The mix of feelings was overpowering. Surrealism. Enthusiasm. Confusion. Joy. Fear. Wonder. Isolation. Excitement. Anxiety. Hope. America’s despair was in a head-on collision with my hope for the future.

“I don’t know what kind of world you’ll be bringing this child into,” said the second doctor as he cautiously walked the emotional middle ground.

“Don’t worry, “ I replied in what must have seemed a Pollyanna tone. “My son is going to be one of the good guys.”

It wasn’t naiveté. I know first-hand that this world is full of disaster, disease, distress, and death. Now, when my son asks me why bad things happen, I tell him that I believe it is so that we may have an opportunity to create good from them. The juxtaposition allows us to fully appreciate the peace of the mundane. History helps confirm that, through the eras, the human-spirit prevails.

History connects us.  Events, tragic or momentous, have a way of uniting us in the most authentic way.  Every American remembers where they were when they heard the news of V –Day, Kennedy’s assassination, Neil Armstrong’s moon landing, September 11, 2001.  These events galvanize and connect us.  They prompt us to tell our own oral histories and enlighten the common journey of the human spirit.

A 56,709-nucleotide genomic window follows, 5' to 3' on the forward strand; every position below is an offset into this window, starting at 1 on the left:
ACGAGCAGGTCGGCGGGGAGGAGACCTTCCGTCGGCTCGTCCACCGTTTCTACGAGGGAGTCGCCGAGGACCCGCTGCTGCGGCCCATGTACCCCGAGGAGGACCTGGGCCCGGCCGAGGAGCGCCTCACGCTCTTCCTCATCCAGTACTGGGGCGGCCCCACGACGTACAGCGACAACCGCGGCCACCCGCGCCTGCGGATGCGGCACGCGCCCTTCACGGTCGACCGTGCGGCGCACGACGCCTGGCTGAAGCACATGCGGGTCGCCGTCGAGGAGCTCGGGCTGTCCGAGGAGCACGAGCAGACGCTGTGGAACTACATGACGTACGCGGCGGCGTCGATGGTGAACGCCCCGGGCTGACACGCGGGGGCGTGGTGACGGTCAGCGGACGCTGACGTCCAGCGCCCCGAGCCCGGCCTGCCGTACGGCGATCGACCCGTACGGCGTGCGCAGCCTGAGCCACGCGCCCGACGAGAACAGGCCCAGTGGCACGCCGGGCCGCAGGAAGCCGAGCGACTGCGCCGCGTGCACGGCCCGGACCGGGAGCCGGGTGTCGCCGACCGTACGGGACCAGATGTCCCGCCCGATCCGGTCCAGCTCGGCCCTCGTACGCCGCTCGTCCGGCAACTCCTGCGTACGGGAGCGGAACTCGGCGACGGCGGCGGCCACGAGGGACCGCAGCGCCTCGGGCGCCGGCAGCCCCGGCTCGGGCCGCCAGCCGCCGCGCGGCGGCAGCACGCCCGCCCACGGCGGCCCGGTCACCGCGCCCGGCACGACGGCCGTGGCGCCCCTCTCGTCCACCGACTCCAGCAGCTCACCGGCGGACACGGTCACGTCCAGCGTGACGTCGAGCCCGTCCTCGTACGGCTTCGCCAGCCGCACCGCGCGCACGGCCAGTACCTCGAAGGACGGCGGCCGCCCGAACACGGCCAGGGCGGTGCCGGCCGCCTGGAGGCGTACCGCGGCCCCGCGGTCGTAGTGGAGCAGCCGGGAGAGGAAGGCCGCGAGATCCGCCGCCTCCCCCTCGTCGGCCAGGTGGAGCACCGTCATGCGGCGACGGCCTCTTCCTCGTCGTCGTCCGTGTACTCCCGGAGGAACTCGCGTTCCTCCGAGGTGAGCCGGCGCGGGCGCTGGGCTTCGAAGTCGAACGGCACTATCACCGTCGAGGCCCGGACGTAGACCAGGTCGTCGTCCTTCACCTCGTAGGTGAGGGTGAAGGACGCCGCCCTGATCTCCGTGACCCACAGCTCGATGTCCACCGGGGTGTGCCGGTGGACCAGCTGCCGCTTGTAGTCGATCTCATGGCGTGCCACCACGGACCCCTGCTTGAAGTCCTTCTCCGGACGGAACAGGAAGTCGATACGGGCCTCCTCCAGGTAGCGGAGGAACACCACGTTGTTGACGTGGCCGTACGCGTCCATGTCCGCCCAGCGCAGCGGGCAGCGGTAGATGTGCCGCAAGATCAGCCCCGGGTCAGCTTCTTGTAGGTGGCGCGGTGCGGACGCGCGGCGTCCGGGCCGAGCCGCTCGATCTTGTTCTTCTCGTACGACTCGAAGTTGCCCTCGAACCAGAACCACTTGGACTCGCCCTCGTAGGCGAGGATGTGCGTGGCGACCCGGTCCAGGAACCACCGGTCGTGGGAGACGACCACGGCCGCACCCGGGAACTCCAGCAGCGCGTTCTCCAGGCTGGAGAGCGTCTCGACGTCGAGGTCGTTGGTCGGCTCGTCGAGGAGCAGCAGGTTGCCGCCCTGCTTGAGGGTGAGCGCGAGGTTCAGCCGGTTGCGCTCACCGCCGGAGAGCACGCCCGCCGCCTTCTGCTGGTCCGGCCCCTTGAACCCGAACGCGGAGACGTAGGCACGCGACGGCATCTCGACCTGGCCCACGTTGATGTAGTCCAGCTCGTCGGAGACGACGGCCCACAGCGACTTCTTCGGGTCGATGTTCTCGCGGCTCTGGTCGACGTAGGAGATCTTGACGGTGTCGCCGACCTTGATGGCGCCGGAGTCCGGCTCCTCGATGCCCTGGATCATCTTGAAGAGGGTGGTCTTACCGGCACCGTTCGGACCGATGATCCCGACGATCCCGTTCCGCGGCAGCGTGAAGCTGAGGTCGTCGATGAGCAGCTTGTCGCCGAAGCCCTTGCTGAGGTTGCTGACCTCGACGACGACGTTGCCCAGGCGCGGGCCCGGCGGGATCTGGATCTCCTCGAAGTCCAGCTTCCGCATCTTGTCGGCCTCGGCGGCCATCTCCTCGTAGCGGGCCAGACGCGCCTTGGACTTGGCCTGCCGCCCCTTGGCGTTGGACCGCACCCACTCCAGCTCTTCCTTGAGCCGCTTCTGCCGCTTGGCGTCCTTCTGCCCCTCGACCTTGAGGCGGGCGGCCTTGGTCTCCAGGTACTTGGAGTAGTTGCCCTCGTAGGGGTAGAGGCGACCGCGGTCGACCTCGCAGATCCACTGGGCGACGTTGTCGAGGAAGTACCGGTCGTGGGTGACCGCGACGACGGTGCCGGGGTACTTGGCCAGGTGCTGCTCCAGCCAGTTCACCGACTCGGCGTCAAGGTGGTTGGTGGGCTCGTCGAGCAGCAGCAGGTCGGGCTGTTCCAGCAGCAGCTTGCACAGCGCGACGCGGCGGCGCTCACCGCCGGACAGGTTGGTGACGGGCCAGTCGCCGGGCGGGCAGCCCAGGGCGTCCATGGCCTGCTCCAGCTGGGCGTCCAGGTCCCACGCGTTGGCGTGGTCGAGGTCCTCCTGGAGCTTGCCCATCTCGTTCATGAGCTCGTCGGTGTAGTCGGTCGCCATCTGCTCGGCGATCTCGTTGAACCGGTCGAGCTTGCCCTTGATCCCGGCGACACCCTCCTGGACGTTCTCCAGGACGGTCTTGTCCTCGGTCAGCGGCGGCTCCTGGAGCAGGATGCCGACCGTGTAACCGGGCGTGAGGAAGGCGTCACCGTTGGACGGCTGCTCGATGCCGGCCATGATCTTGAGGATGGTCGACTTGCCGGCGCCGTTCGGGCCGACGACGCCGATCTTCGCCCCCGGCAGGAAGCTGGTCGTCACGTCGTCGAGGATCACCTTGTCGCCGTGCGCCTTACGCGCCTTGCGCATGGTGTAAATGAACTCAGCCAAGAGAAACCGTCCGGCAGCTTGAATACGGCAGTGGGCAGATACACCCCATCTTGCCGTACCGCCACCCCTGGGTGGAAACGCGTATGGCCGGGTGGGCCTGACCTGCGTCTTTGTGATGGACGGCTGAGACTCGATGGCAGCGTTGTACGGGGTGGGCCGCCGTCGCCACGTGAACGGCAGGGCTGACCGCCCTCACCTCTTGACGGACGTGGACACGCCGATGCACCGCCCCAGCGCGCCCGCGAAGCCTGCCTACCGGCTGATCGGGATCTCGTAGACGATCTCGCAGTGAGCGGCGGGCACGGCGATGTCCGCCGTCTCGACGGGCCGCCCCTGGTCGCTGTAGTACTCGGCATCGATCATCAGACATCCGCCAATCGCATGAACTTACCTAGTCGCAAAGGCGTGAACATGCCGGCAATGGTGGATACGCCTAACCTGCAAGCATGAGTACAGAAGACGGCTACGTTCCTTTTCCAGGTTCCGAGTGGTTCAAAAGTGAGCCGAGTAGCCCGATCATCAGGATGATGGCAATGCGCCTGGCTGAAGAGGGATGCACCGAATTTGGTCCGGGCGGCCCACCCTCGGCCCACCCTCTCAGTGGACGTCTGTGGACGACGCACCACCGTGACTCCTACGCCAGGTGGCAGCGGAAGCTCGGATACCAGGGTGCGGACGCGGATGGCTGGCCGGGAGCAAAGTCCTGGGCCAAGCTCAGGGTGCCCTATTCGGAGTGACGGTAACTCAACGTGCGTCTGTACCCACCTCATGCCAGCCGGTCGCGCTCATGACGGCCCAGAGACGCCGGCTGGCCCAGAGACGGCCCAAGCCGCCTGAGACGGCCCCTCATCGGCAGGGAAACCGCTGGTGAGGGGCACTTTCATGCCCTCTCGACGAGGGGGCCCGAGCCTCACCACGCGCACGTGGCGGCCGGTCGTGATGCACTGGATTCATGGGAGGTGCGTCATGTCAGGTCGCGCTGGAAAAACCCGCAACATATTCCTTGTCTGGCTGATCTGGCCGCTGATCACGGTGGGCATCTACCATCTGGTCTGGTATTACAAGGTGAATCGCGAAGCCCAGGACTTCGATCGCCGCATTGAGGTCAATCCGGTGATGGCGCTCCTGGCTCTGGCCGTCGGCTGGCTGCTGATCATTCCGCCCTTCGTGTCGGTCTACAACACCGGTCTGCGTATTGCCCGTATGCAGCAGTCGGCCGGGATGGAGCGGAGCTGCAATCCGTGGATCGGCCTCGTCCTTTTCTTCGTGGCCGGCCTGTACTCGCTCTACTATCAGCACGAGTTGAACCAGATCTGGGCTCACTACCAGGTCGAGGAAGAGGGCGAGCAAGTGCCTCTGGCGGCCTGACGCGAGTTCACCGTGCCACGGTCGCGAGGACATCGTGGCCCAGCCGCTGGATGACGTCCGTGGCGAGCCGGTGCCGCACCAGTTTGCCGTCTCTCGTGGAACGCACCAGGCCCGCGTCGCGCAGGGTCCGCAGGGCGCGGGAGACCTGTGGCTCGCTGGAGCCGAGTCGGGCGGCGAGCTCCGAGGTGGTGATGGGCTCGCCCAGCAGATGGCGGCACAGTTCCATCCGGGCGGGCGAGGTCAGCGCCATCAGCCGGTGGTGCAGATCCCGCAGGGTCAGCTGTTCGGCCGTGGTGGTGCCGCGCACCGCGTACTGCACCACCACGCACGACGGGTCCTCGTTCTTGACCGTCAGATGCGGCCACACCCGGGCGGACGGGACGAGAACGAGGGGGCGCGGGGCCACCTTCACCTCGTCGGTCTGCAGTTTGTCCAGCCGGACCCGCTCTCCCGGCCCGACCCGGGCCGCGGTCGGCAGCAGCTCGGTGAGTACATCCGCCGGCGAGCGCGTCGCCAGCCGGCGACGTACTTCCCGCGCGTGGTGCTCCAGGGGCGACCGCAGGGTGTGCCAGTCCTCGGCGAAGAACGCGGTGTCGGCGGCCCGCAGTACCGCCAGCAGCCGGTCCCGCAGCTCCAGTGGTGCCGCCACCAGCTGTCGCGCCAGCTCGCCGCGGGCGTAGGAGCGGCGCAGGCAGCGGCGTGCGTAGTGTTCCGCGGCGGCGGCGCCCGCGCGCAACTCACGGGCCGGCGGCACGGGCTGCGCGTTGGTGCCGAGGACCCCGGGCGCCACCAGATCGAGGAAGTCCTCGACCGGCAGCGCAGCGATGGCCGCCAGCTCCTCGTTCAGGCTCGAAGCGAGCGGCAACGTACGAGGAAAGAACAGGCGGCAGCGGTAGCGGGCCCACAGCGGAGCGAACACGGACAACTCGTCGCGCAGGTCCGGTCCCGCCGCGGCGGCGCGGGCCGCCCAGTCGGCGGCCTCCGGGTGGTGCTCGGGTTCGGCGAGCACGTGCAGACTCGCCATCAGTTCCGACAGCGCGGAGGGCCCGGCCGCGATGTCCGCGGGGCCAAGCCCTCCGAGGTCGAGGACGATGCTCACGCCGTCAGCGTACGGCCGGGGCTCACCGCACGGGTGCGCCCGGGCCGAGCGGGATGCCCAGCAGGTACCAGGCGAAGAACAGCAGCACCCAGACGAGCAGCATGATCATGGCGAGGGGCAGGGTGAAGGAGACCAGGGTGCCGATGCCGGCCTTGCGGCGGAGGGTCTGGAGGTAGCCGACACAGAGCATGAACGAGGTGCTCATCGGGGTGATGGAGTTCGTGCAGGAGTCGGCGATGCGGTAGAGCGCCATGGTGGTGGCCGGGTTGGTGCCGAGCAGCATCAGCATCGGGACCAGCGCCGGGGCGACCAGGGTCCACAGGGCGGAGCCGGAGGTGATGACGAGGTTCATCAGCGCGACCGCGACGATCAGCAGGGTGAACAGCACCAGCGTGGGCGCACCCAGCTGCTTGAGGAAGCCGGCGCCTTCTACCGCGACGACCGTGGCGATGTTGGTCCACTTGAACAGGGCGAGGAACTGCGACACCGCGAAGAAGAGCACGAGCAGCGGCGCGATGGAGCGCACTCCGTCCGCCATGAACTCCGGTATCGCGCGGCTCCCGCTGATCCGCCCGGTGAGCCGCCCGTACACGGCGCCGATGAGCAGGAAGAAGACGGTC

As an observer, you will be tempted to find meaning in the words and images presented to you during this performance.  As in life, the meaning that emerges for you is one of your own making— based on education, emotion and experience. Regardless of the propaganda presented here, the only meaning truly intended is that “America is what YOU make of it.”


As with all EbzB Productions, it is my hope that this performance will celebrate the triumph of the human spirit; and inspire ongoing discussions that connect and unify us.  United We Stand!


- Serena Ebhardt

Thursday, March 3, 2011

Olympia Junior Programs: The Wrights of Passage

Stephen Wall and David zum Brunnen in EbzB's THE WRIGHTS OF PASSAGE. Olympia, Washington.

Wrights of Passage in Olympia, WA